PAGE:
server_name www.example.com;

    ssl_certificate        /path/to/my/cert;
    ssl_certificate_key  /path/to/my/key;

    if ($scheme = http) {
        return 301 https://$server_name$request_uri;
    }
}

Everything else above, using "rewrite" or "if ssl_protocol" etc is slower and worse.

Here is the same, but even more efficient, by only running the rewrite on the http protocol it avoids having to check the $scheme variable on every request. But seriously, it's such a minor thing that you don't need to separate them.

server {
    listen   80;
    listen   [::]:80;

    server_name www.example.com;

    return 301 https://$server_name$request_uri;
}
server {
    listen   443 default_server ssl;

    server_name www.example.com;

    ssl_certificate        /path/to/my/cert;
    ssl_certificate_key  /path/to/my/key;
}
share|improve this answer
4  
Great, some coward voted this answer down without saying why, even though this answer is correct. Maybe another one of those "if is evil" cultists. If you bother to read the Nginx documentation about If, you will know that IfIsNOTEvil, just CERTAIN uses of it within a location{} context, none of which we do here. My answer is absolutely the correct way of doing things! –  DELETEDACC Feb 26 '13 at 21:50
1  
I didn't down vote this, but I would like to point out that default has been changed to 'default_server' in the most recent versions. –  spuder Oct 22 '13 at 3:32

Yet another variant, that preserves the Host: request header and follows the "GOOD" example on nginx pitfalls:

server {
    listen   10.0.0.134:80 default_server;

    server_name  site1;
    server_name  site2;
    server_name  10.0.0.134;

    return 301 https://$host$request_uri;
}

Here are the results. Note that using $server_name instead of $host would always redirect to https://site1.

# curl -Is http://site1/ | grep Location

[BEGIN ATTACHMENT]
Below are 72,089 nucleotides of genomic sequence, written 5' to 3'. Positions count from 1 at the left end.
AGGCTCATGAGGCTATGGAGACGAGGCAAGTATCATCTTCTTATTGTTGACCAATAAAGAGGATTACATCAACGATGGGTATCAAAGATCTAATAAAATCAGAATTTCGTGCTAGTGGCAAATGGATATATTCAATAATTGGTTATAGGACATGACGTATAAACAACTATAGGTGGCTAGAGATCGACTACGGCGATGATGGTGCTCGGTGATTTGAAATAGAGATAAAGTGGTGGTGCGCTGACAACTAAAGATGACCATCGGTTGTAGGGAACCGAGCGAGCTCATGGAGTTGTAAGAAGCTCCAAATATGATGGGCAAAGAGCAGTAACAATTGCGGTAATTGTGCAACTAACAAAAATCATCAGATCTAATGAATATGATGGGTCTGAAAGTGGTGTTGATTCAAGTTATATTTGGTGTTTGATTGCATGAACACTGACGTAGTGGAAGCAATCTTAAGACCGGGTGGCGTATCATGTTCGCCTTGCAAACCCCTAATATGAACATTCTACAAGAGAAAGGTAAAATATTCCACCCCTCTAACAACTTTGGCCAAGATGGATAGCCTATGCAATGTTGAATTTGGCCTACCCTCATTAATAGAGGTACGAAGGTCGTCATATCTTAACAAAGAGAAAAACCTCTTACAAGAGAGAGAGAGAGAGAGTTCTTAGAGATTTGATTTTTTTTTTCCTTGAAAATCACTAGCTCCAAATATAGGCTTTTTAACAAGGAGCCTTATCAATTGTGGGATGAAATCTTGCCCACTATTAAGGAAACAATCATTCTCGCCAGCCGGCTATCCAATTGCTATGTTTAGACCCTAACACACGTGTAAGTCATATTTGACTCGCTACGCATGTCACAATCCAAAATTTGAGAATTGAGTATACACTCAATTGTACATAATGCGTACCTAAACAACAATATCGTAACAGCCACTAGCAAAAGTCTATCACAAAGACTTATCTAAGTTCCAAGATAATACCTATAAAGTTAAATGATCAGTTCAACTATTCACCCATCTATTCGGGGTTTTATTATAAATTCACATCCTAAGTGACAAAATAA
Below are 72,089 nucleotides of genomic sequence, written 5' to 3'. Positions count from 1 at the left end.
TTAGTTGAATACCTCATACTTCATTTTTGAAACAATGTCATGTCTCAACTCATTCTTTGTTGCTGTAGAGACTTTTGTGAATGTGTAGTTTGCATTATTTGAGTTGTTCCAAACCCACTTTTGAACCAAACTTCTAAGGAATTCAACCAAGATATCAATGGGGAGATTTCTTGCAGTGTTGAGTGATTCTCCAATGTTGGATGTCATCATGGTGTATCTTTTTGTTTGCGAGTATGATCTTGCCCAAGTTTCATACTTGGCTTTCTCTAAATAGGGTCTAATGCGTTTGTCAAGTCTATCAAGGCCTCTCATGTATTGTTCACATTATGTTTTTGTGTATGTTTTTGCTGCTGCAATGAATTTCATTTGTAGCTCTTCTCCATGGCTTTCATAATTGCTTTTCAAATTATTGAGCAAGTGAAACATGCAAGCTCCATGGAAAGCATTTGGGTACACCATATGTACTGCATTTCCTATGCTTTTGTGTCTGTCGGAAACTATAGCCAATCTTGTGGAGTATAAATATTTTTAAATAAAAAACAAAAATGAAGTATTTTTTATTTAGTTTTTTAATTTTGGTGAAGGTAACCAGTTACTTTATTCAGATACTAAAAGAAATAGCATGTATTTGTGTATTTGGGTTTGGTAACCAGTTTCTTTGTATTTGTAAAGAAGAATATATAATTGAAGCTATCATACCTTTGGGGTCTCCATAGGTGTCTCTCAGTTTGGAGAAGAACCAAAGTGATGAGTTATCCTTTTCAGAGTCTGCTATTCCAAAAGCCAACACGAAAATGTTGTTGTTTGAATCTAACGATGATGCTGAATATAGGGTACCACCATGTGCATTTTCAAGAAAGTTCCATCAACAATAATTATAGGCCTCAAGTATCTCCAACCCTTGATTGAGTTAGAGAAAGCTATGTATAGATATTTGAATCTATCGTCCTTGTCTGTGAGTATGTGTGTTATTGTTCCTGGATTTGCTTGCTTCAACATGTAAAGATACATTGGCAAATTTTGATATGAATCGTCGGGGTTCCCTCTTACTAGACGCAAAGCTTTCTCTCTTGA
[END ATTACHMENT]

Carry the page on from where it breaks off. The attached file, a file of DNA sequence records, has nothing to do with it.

Location: https://site1/

# curl -Is http://site2/ | grep Location
Location: https://site2/


# curl -Is http://site1/foo/bar | grep Location
Location: https://site1/foo/bar

# curl -Is http://site1/foo/bar?baz=qux | grep Location
Location: https://site1/foo/bar?baz=qux
share|improve this answer
    
Note that using $server_name instead of $host would always redirect to https://site1 isn't that what $request_uri is for? –  Pineapple Under the Sea Apr 27 at 9:49
1  
$request_uri does not contain a host or domain name. In other words, it always starts with a "/" character. –  Peter Apr 27 at 11:17

Make sure you set 'secure' on any cookies, or else they'll be sent on the HTTP request and could be grabbed by a tool like Firesheep.

share|improve this answer
server {
    listen x.x.x.x:80;

    server_name domain.tld;
    server_name www.domian.tld;
    server_name ipv4.domain.tld;

    rewrite     ^   https://$server_name$request_uri? permanent;
}

This works better i think. x.x.x.x refers to your server's IP. If you are working with Plesk 12, you can do that by changing the "nginx.conf" file in the directory "/var/www/vhosts/system/domain.tld/conf" for whichever domain you want. Do not forget to restart nginx service after you save the configuration.

share|improve this answer

Your Answer

 
discard

By posting your answer, you agree to the privacy policy and terms of service.

Not the answer you're looking for? Browse other questions tagged or ask your own question.